But as long as your goals are more modest, there are other options available. I'm partial to Panasonic cameras, but I think Curtis's recommendation of the Fuji 5200 might be more appropriate for you. You can see his examples, and if check out the Panasonic forum, you can find some examples of concert photos taken in those settings. Several experts have already told you that these cameras are inadequate for the task... at least, by their standards. You'll have to decide whether or not they meet your standards.

I think it's certainly possible to improve on your Bon Jovi photos with one of these cameras. Not radically, but enough that you will enjoy and take pleasure in the improvement.

And that is the point, isn't it?
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Old Jan 3, 2006, 8:47 PM   #17
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Robb-

Thanks for a very well balanced and fair post. You are very correct. To get really good concert or on stage photos takes both an investment in equipment, and years of experience. I actually have almost 14 years more than your post describes.

Again, thanks for the post. I personally think that my pictures speak for themselves.

MT
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Old Jan 3, 2006, 9:09 PM   #18
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Sorry, I can't seem to put anything after the quotes on my browser:


1 & 2. the dSLR reference was not specifically addressed to you, I am just writing abouts beginners who dive into dSLR will generally start with the kit-lens, thinking they can get incredible quality image, but will end up disappointed. Just want to let Deb308 be aware of that.

3.
The only dSLR I have experience with are the Nikon D70 and I had a chance to play with the Olympus E500 for a few days. The Pentax DS picture of the Chinese lions looks sharp, but is quite noisy along the columns, or it could just be stucco texture, I can't tell which is which. A 100% crop of just the column itself may be helpful I have no experience with the Pentax dSLR, I didn't even know it offer iso3200, how well does it hold up? What is the EXIF on that picture?

4. well, you try to compare the S9500, saying that it's 4 times faster than other ultrazooms, which is a little bit misleading to a reader unless you've clarify iso1600 is barely usable in the S9500. It's similar to the Kodak p850, it has iso800, but you can only achieve it at 1MP resolution, good for web display only. Just want to make sure Deb308 has realistic expectation of the camera and not be disappointed when she finds out iso1600 image is like watercolor painting right out of the camera.

5. None of your pics have anything wrong with them, the color and exposure look good, and due to copyright reasons, it's understandable you can't post any bigger versions of them for closer evaluations, but 100% crop of a small portion of each image would've been helpful. None of my concert pics look too good at 5MP, big after I resized them to 3MP, they look much better, with just enough pixels left for a decent 8x10 print. BTW most of the pics I took at iso1600 with the S5200 looks sharp and clear as well after I resized them to 1024x768, I even shot an iso3200 equivalent and it looks good small:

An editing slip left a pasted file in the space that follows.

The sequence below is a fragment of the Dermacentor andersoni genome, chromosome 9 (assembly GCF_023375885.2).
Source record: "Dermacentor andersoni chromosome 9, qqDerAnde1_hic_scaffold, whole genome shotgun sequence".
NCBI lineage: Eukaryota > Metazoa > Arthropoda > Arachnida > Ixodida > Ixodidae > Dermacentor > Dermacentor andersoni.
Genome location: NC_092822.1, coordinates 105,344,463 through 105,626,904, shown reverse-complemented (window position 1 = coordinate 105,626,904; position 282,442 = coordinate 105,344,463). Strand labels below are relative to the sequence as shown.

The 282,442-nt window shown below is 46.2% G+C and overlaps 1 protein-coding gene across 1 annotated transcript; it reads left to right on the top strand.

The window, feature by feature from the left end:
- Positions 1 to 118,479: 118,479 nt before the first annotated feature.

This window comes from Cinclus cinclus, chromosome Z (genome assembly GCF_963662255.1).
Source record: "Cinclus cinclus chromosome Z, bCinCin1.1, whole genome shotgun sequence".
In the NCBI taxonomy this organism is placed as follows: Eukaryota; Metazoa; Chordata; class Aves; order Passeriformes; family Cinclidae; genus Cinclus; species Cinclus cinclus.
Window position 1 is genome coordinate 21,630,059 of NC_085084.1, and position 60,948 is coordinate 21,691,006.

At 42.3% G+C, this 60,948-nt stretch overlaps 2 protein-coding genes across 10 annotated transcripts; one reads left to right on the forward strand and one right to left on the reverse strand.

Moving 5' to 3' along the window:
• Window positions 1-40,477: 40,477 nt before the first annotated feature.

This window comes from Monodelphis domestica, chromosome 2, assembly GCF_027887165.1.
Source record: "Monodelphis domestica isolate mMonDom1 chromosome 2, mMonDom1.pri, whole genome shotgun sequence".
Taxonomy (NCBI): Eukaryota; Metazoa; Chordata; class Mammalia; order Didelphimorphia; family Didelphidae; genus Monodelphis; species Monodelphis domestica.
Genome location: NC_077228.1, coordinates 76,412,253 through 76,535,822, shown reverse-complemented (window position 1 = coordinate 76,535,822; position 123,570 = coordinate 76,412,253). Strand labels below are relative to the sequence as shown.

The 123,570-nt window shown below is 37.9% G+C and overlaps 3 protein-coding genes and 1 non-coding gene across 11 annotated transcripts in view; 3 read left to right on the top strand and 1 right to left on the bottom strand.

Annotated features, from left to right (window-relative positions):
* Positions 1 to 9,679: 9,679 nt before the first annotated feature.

This was shot at iso400 in jpeg mode but underexposed by 3 fstops to achieve iso3200 equivalent (click on image for full res which looks crap).


http://curtisfun.myphotoalbum.com/vi...7_400_100_full


6. It's true that experienced photographers see post-processing as a routine, but most users who just want a simple point- and shoot do not have much experience with PP and would most likely just send the picture direct to a Walmart, Target, etc to get the pictures develop.

curtis


mtclimber wrote:
Quote:
Curtis-

You might not have noticed:

1. That I very carefully stated specifically which lens I used on each dSLR.

2. I never suggested using the kit lens on any dSLR I posted about.

3. I have been doing this for a long time, and it is my business.

4. I clearly indicated that the Fuji S-9000/S-9500 was not my best nor my #1 digital camera for taking concert and stage photos.

5. I have reviewed everyone of your photos that are posted on the internet.

6. I understand the equipment, the techniques, and feel that I have results that bear that out.

Any photo taken at high ISO setting, and when pushing any digital camera to its limits or near its limits will require some post processing. All of my photos are copyrighted and I think they speak for themselves in terms of quality, clarity, and proper exposure.

What is it exactly that you find wrong with my photos? My customers like my photos a lot.

MT
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Old Jan 5, 2006, 9:04 PM   #19
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Curtis-

The bottom line, I am afraid, is simply that the S-5200 is actually better that the much hearlded, and supposedly betterS-9000.

MT
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Old Jan 5, 2006, 11:05 PM   #20
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Let's keep things in perspective, shall we? Putting a camera like the Fuji S9000 in the same competitve class as a DSLR islike comparing a Honda Civic to an S-Class Mercedes. They both have engines and four wheels, but they're targeted at a slightly different kind of consumer.

Just because a person can't afford the so-called 'best' doesn't mean he or she is any less capable or less enthusiastic about their hobby. The solution to what camera to buy is simple - buy the best you can afford and enjoy it. You'll be amazed at what you can do, even on a very limited budget.